They’ll see this as an opportunity to steady the ship, and I’m sure the former Walsall boss would love to get one over a former local adversary.


It’s team selection roulette again for Kenny Jackett after another eleven were on the wrong side of the scoreline at Huddersfield. This would be my starting lineup:

Team for Brentford

We’ve tried all out defence, so why not have a crack at all out attack? Play two out and out wingers, play two forwards and play your most technically gifted midfield duo.

Although I was steadfast in defending the head coach at the weekend, the one thing I can’t argue with is the disappointment that he appears to have abandoned the passing principles that have made his Wolves teams successful.

Given our current plight the performance should enter the equation. Results are going to be patchy so lets at least see some decent football.

The gaffer


We’ll most likely lose, but I’ll back us to get a point as I don’t fancy coming into the Derby game on Saturday on the back of three straight defeats.

In the above video, Kenny seemed impressed with what his team did off the ball at Huddersfield, which I suppose is a part of the game most supporters neglect to assess.

He’ll likely keep faith with a narrower midfield to accommodate his two forwards and I hope for his sake it delivers a result, because he could do with one.


Up The Wolves!

Huddersfield Town 1 Wolves 0

I like Kenny Jackett.

Jackett Huddersfield

As a coach and a person.

But it’s becoming harder to defend a series of bewildering team selections, the latest being the biggest head scratcher yet.

I suppose it is possible that because the squad have been hamstrung by the loss of key attacking personnel, he’s just decided to shut up shop for the winter.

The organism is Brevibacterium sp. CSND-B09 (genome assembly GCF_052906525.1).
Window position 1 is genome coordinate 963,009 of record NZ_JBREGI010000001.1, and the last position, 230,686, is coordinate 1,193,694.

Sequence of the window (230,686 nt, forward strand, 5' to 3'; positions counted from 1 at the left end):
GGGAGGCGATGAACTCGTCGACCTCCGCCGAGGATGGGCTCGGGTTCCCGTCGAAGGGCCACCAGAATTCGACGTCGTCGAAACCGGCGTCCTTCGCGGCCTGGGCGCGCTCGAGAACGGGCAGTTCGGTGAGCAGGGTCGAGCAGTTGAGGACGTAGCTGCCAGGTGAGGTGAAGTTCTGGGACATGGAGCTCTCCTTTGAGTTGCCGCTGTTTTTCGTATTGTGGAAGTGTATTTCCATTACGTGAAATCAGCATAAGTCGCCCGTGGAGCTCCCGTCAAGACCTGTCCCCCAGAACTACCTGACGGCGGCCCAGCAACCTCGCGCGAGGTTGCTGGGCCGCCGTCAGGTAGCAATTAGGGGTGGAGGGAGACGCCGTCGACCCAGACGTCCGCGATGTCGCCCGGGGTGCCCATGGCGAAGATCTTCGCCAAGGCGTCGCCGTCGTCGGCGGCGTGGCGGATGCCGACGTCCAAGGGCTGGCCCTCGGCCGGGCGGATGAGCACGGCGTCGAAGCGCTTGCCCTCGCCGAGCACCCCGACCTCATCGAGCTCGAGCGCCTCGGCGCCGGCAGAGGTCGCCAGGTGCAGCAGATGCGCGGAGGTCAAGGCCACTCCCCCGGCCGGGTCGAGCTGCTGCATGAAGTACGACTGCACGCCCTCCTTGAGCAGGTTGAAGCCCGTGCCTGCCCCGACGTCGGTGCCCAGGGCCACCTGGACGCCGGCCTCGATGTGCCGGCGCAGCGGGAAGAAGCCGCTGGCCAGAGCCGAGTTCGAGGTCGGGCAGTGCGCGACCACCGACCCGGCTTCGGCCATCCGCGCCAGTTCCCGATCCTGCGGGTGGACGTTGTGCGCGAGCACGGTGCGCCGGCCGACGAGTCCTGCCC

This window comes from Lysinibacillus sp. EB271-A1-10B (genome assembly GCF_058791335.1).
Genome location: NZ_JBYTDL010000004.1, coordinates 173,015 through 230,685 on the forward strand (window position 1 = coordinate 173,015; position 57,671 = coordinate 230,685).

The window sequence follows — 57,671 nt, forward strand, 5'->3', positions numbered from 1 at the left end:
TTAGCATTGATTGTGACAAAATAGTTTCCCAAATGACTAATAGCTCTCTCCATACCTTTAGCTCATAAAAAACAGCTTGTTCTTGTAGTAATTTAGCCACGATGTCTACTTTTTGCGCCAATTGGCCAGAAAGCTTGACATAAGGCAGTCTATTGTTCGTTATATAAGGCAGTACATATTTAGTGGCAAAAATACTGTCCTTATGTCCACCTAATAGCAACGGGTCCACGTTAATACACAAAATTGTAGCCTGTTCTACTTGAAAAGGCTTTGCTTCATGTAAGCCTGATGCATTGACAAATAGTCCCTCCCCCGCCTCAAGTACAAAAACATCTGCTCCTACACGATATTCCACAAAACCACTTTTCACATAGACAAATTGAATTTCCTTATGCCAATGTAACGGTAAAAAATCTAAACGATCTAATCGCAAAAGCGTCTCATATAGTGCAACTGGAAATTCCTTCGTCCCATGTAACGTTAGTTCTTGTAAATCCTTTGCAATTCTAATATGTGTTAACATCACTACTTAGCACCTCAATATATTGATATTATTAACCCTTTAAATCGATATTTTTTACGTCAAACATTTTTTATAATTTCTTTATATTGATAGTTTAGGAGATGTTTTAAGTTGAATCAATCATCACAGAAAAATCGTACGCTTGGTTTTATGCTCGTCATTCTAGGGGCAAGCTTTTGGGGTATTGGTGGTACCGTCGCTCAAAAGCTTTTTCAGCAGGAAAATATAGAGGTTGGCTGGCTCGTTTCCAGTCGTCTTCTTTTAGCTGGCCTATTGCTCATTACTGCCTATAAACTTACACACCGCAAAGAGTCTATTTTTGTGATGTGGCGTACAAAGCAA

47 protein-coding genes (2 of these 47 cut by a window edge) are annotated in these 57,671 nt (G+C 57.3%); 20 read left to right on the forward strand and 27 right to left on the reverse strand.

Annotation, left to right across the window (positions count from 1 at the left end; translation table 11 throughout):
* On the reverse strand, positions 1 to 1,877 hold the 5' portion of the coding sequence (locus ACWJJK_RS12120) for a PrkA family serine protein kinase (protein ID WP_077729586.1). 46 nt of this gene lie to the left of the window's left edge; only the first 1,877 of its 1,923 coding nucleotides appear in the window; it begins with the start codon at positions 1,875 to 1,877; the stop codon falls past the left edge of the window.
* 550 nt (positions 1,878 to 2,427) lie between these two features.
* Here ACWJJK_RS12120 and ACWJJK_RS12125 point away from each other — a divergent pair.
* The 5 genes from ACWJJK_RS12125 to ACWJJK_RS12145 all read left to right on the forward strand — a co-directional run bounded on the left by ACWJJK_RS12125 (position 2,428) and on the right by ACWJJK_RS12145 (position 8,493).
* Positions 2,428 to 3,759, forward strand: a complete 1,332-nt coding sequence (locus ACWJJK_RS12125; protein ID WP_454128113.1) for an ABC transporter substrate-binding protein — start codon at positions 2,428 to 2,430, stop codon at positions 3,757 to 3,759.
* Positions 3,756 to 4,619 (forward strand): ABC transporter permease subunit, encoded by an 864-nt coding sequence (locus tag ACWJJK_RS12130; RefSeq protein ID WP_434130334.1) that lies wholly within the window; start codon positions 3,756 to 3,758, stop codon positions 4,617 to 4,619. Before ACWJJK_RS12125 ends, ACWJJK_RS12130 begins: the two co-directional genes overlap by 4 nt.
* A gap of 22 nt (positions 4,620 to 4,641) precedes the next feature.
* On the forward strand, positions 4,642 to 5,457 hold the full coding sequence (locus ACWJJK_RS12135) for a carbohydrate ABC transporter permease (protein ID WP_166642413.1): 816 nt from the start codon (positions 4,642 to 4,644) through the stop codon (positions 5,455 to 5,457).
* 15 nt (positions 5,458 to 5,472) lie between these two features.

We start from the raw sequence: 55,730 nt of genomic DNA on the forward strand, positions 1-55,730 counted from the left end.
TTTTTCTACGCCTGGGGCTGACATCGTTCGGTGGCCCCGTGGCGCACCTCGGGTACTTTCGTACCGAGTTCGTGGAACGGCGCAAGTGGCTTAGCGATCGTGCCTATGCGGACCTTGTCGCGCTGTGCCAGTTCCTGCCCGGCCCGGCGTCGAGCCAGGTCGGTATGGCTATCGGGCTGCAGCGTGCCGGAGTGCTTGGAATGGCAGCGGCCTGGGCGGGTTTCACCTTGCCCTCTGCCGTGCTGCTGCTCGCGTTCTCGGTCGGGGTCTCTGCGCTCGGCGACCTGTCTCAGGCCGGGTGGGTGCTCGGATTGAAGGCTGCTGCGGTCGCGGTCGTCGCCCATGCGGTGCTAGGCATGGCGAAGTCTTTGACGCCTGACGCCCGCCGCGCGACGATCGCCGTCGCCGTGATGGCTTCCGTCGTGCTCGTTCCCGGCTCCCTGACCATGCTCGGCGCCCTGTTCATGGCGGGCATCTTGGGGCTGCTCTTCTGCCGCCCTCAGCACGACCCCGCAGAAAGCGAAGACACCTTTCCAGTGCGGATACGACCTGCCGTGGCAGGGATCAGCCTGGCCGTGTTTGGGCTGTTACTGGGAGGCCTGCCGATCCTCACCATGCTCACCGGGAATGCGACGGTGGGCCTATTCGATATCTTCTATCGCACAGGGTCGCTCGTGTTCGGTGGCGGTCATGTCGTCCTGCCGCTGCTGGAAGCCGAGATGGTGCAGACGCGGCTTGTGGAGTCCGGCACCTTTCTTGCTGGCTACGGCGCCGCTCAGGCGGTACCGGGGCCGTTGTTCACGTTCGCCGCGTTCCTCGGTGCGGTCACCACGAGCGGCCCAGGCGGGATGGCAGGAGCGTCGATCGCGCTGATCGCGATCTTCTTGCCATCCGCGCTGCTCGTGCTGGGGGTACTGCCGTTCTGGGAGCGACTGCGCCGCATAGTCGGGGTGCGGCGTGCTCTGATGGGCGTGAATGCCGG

Stink out the place and scrape enough points to finish with a modicum of respectability.

Or maybe he’s just experimenting given that we’re effectively contesting dead rubbers until May?

Most harrowing though is the idea that he actually believes Rowe, Coady or Saville are all better choices than McDonald.


If that’s the case (which I don’t think it is), he should reconsider his choice of career let alone his Molineux tenure.

Instinctively, I think McDonald and Price sat it out because Jackett believes they leave our midfield over exposed, particularly when we don’t possess the talent further forward to dominate the ball.

There’s some logic to that, but after losing another turgid contest and the team winless in six, leaving out your best players is always going to leave you wide open to criticism.

It’s not time to push the eject button though.

You’ve got examine all the evidence. The bigger picture.

We know this coach can get a team playing attractive, expansive football when afforded the resources to do so.

We also know you can’t lose Sako, Afobe, Stearman, Dicko, Graham, Edwards and Henry (not mentioning Jacobs and Golbourne) in the space of six months and expect the good times to keep rolling.

Equally, the players that have come in simply haven’t been on the same planet as those going out.

Ojo, Le Fondre, Wallace haven’t been anywhere close to good enough. I also doubt Mason or Byrne are promotion material either, albeit on limited evidence.

But is Jackett to blame for this? I don’t think he is.

Firstly, the club don’t pay decent salaries. Several reliable sources have told me there’s a stringent cap that makes us among the lowest payers in the Championship.

This immediately limits the pool of players we can realistically attract in an ever more competitive market.

Secondly, does Jackett even sanction who comes and goes? We’ve never had definitive clarification over who has final say.

Yes, you can probe and pick at team selection but the reality is, whoever the head coach puts out at present would only make a slightly under average Championship team slightly better.

Dropping the axe now in the misguided belief someone can salvage this write-off season would be a mistake.

And with no seriously compelling alternative suggested, nobody will convince me otherwise.